Missed Conception

Missed Conception

Hawaii recently became the fifth state to make emergency contraception, also known as the morning-after pill, available directly from pharmacists. This is far from a small regulatory change.


Hawaii recently became the fifth state to make emergency contraception, also known as the morning-after pill, available directly from pharmacists. This is far from a small regulatory change. It means that next time it's 2 o'clock on a Friday night and the condom breaks, a woman there won't have to wait until the following Monday to find a doctor to write a prescription and then wait to get the prescription filled. She can go directly to her neighborhood pharmacist.

When taken within days after unprotected sex, emergency contraception–higher doses of birth control pills–can dramatically reduce the risk of pregnancy. But the pills should be used within seventy-two hours, and the sooner the better.

Pharmacies are located in every community, and many are open twenty-four hours a day. And cutting out a trip to the doctor means that the pills, at about $25 a dose, will be more accessible to the uninsured. In Washington State, pharmacies dispense more than 1,500 doses of emergency contraception a month. By contrast, very few gynecologists write more than five prescriptions for emergency contraception each year.

Studies show that most sexually active women use contraception, but no method is foolproof. Emergency contraception has the potential to transform women's lives by giving them a second chance to prevent an unwanted pregnancy. The pharmacy-access model has proven so successful in Washington and California that legislators in fourteen more states are now trying to replicate the program. These efforts have been gaining ground steadily in spite of the conservative political climate. Unlike RU-486, which triggers an abortion, the morning-after pill prevents conception and is opposed only by those antichoice groups that oppose all forms of birth control, including the pill. Experts estimate that emergency contraception averted 51,000 abortions in 2000 alone and that wider use of it in the United States could reduce the number of unintended pregnancies by almost half.

But emergency contraception is almost the story that wasn't. In 1996, more than twenty years after researchers discovered that higher doses of birth control pills could prevent conception after sex, women still had no dedicated product. So frustrated public-health advocates petitioned the FDA to require manufacturers to repackage their birth control pills for use as emergency contraception–or at least to enclose instructions about how to use the regular pills for this purpose. These efforts were steadfastly resisted.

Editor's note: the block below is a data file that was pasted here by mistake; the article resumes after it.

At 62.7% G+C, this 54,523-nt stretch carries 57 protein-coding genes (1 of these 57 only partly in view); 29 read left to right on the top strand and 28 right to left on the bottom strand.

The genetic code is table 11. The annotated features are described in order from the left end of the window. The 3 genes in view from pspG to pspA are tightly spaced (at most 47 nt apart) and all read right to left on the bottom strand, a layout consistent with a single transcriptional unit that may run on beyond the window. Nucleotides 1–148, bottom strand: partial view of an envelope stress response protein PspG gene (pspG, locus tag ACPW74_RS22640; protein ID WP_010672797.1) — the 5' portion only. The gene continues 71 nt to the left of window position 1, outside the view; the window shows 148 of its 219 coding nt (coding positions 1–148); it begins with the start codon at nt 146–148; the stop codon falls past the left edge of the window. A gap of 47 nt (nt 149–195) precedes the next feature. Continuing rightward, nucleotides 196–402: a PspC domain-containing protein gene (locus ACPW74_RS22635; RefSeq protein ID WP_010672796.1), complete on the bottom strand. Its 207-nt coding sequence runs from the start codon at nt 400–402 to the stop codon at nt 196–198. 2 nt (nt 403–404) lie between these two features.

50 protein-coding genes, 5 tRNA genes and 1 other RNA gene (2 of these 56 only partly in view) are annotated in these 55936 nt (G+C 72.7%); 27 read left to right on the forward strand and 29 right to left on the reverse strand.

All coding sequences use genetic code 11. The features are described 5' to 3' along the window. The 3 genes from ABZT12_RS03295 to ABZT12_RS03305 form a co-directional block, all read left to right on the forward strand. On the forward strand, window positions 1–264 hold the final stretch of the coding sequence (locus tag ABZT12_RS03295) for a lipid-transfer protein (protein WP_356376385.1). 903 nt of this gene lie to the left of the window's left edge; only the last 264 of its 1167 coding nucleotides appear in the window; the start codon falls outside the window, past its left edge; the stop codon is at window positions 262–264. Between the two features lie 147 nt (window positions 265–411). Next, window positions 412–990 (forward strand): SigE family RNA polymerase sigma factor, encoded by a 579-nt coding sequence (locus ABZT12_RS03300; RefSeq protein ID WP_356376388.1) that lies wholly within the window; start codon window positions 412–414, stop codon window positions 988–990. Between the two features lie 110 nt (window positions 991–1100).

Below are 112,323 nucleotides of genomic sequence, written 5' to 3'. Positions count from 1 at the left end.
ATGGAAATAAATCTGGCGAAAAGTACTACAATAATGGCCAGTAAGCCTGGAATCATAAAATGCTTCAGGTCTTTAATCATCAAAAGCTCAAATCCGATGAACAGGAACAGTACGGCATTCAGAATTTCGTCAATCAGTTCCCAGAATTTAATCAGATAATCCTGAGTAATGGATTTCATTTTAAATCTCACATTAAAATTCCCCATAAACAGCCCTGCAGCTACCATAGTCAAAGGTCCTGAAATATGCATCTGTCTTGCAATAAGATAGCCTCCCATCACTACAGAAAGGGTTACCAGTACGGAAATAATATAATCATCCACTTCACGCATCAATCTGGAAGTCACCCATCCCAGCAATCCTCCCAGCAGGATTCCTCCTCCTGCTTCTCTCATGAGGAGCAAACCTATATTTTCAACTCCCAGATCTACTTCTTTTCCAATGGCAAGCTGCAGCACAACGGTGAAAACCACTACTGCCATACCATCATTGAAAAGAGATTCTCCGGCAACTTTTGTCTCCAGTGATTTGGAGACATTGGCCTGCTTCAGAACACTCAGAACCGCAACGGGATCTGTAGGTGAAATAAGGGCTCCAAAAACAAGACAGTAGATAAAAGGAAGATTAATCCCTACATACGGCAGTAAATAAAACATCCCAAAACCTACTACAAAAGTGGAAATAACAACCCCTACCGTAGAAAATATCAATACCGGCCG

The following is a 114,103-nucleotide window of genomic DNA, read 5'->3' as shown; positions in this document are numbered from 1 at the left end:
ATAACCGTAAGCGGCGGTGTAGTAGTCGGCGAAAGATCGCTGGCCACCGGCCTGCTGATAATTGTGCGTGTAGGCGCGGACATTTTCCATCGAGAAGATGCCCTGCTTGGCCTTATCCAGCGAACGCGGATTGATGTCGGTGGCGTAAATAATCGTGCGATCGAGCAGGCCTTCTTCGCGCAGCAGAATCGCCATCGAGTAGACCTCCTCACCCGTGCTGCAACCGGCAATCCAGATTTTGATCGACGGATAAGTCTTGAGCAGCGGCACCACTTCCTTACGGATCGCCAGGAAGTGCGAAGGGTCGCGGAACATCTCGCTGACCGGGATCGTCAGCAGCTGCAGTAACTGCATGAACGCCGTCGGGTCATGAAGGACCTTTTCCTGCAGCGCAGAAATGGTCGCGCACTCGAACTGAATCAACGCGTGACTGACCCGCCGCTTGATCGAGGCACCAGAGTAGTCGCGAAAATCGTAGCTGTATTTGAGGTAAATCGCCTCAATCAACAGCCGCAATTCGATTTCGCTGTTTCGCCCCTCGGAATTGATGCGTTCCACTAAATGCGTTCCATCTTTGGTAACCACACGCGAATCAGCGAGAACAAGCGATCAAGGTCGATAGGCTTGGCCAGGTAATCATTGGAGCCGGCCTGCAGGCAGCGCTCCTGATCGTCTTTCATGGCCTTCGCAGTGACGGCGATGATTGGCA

Introducing products was left to the tiny startup Gynetics, whose Preven was approved in 1998, and Women's Capital Corporation, formed by women's health advocates, whose Plan B was approved in 1999. Lacking the resources of major drug companies, both outfits relied instead on activists to promote their products through grassroots education campaigns, hotlines that connect prescribers with clients and policy initiatives like those in Hawaii, Alaska, California, Washington and New Mexico.

The reluctance of pharmaceutical companies to embrace innovative products that could change women's lives is not limited to emergency contraception. Women make up an increasing majority of those who are HIV-infected. But twenty-two years into the epidemic, most women still must rely on men to use a condom or abstain from having sex to protect themselves. No major drug company is developing a product women can use on their own. Once again, it has fallen to the public sector and women's advocacy efforts to jump-start the R&D process for potential HIV microbicides–gels, creams or suppositories that women can apply without men ever having to know. Small university labs and biotech firms have produced some sixty microbicide candidates, but they're languishing in the pipeline for lack of a Big Pharma backer.

Giant drug companies are generally risk-averse, but much more so when there's even a whiff of political controversy, as is often the case with products linked to women's reproductive health. And the government, currently obsessed with abstinence, is not doing what it should to subsidize this R&D either.

Such political and commercial squeamishness is not only unwarranted, it endangers women's health. More than 60 million American women are in their childbearing years, and more than half want to avoid pregnancy. Worldwide, nearly 5,000 women a day become infected with HIV. All women deserve access to the safest, most effective technologies to protect their health and well-being. It's time for the government and the private sector to give women the prevention products they need and want.

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